More than 60,000 Americans were sterilised, many against their will, as part of a eugenics movement that finished in 1979, aimed at keeping the poor and mentally ill from having children. Now, decades on, one state is considering compensation.
In 1968, Elaine Riddick was raped by a neighbour who threatened to kill her if she told what happened.
She was 13, the daughter of violent and abusive parents in the desperately poor country town of Winfall, in the US state of North Carolina.
While she was in hospital giving birth, the state violated her a second time, she says.
A social worker who had deemed her "feeble-minded" petitioned the state Eugenics Board to have her sterilised.
Officials coerced her illiterate grandmother into signing an "x" on an authorisation form. After performing a Caesarean section, doctors sterilised her "just like cutting a hog", she says.
"They killed my kids," Ms Riddick says. "They killed mine before they got to me. They stopped it."
Nearly four decades after the last person was sterilised under North Carolina's eugenics programme, a state task force is seeking the 2,900 victims of sterilisation officials estimate are still alive.
The group hopes to gather their stories and ultimately to recommend the state award them restitution. But with public coffers under severe pressure amid a flagging recovery, it is not clear the legislature will agree.
"I know I can't make it right but at least I can address it," said North Carolina state legislator Larry Womble. He hopes "to let the world know what a horrendous thing the government has perpetrated on these young boys and girls".
America's sterilisation movement was part of a broad effort to cleanse the country's population of characteristics and social groups deemed unwanted, an effort that included anti-race mixing and strict immigration quotas aimed at Eastern Europeans, Jews and Italians.
Beginning with Indiana in 1907, 32 states eventually passed laws allowing authorities to order the sterilisation of people deemed unfit to breed. The last programme ended in 1979.
The victims were criminals and juvenile delinquents, women deemed sexual deviants, homosexual men, poor people on welfare, people who were mentally ill or suffered from epilepsy. African Americans and Hispanic Americans were disproportionately targeted in some states.
"In general it was the dispossessed of society," said Paul Lombardo, a historian and legal scholar at Georgia State University and editor of A Century of Eugenics in America.
The laws were plainly coercive, scholars say, though some incorporated a veneer of consent - illiterate farmhands given forms to sign, institutional inmates told they would not be released with their bodies intact, poor parents told they would be denied public assistance if they did not approve the removal of a wayward daughter's fallopian tubes.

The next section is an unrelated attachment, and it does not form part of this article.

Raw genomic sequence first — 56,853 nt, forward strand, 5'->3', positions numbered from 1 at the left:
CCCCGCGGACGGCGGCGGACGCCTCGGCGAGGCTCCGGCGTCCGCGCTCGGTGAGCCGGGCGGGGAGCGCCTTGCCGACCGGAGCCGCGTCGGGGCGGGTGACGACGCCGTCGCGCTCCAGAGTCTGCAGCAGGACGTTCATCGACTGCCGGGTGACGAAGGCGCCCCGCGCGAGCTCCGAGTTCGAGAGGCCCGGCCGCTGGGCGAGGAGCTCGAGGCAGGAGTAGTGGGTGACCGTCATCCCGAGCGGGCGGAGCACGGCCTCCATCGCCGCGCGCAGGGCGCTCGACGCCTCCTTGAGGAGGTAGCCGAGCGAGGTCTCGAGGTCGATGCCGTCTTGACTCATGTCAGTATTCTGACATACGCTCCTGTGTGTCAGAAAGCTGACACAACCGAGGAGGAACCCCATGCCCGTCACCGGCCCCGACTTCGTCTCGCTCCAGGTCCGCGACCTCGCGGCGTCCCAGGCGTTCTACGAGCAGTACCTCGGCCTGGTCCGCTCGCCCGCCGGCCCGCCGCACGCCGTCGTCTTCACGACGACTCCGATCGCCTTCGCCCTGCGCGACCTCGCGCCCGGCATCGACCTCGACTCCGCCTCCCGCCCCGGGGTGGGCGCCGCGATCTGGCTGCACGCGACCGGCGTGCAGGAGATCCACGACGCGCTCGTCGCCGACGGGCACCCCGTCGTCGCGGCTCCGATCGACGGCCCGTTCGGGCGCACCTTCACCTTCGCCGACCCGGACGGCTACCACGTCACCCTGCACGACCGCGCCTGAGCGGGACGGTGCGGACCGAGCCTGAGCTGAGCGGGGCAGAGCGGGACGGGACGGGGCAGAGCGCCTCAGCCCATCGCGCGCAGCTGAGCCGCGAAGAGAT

Motivating the laws, Prof Lombardo said, was indignation at the thought that people who had violated sexual mores would subsequently end up needing public assistance.
"We have in this country have always been extremely sensitive to notions of public stories of inappropriate sexuality," he said.
"We exercise that most dramatically when it comes to times in which we think we're spending individual tax money to support people who violate those social norms. It's our puritanical background, running up against our sense of individualism."
Supreme Court approval
The racial context was inescapable as well.
"The fewer black babies we have the better, that's what some people said," Prof Lombardo said. "'They're just going to end up on welfare.'"
Also implicated in American sterilisation laws was the classical eugenic notion that as with horses, authorities could use genetic principles to improve society through selective breeding.
In a 1927 US Supreme Court decision that upheld the laws, storied jurist Oliver Wendell Holmes wrote: "It is better for all the world if, instead of waiting to execute degenerate offspring for crime or to let them starve for their imbecility, society can prevent those who are manifestly unfit from continuing their kind."
All told, scholars estimate more than 60,000 Americans were sterilised under eugenics laws in the 20th Century.
North Carolina's law stood out for the wide net it cast.
Telling their stories
Most states would only order sterilisation of institutional inmates or patients, North Carolina's allowed for people within the community - typically social workers - to petition the state to have someone sterilised.
Of the 1,110 men and 6,418 women sterilised in North Carolina between 1929 and 1974, state health officials estimate about 2,900 could still be alive.
In recent years several states have re-examined their forgotten legacies - prodded in some cases by newspaper investigations - and extended official apologies.
North Carolina did so in 2003, but Mr Womble has continued to push for monetary compensation to the victims.
This month, a state task force created by his legislation will hold a public session at which surviving victims are expected to tell their stories.
The group will eventually make a recommendation for compensation to the governor - $20,000 per person has been suggested.
But the state is facing a $2.5bn (£1.5bn) budget shortfall. The conservative Republicans in control of the state legislature are already poised to slash transport, healthcare and education funds, so it seems unlikely lawmakers will authorise as much as $58m in reparations.
"My hope is that the state will recognise that there's never going to be a good time for compensation," says Charmaine Cooper, executive director of the Justice for Sterilization Victims Task Force, the state body.
Among those expected to testify is Ms Riddick, who now lives in Atlanta. She describes the prospect of a $20,000 payment as an insult.
"I am very angry," she says. "God said be fruitful and multiply. They did not only sin against me, they sinned against God."